Midwives were required to report illegitimate births, but were not “to baptize except when compelled by extreme necessity.” In 1310, the Council of Cologne detailed how the latter could happen:
If the mother dies during childbirth and if the infant presents its head outside the womb of the mother, the midwife must throw water on the infant's head and say: “I baptize you in the name of the Father, etc.” The infant is thus baptized… If the infant does not present its head or other body part and it is not possible altogether to distinguish its sex, the midwife says: “Creature of God, I baptize you,” etc.
This was only allowed, however, to prevent the infant soul from being condemned to purgatory. Midwives in parts of France and England were supposed to be trained in how to conduct proper baptisms to prevent what was called the loss of “a chylde both soule and lyfe.” This not only saved the soul of an infant but also prevented the midwife from possibly using witchcraft against the child.
Because midwives were often associated with sorcery and immorality, religious authorities began to issue them licenses by the 16th century. Church and municipal regulations took precedence and prominence in different regions of Europe and the emerging colonial world, while midwives became part of bureaucracies but still didn't receive official sanctions.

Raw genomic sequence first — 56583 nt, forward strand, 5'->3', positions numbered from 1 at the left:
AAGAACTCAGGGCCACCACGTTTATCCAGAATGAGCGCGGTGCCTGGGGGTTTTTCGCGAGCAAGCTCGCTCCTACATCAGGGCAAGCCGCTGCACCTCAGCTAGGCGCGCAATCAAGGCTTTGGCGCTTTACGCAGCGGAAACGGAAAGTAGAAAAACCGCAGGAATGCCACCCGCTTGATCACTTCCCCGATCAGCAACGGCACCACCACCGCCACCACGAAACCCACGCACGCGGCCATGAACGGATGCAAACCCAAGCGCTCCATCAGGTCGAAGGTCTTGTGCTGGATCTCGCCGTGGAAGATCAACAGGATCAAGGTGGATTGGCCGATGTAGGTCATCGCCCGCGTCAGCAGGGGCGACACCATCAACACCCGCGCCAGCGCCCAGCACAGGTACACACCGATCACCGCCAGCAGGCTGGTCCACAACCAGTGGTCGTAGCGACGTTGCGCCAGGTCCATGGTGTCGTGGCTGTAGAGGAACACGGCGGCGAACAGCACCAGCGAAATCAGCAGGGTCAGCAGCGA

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Midwives Assessed Newborns For Deformities - And It Could Be A Death Sentence
Midwives are known to have provided information about and aided in abortions throughout history, a testament to the comprehensive care they provided. This practice influenced superstitious views of midwives, but also demonstrates the power they had over matters of life and death.
Because midwives were often the first people to see a newborn, they inspected the infant for any injuries or deformities. While infanticide was not sanctioned, there are cases of mothers and midwives conspiring to kill deformed children in 16th-century England and Italy. Cases of women accused of infanticide also appear in records from the Netherlands, Scotland, and in various colonies through the mid-20th century.
In the case of an infant born with deformities, midwives could be accused of causing the malady. When Anna Maria Pierlerin was accused of killing Zachariah Zimmerman's child during birth in 1645, she was only cleared of the accusation after doctors assessed the baby's body and determined the deformities occurred in utero.
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Men Unofficially Joined The Midwife Profession During The 17th Century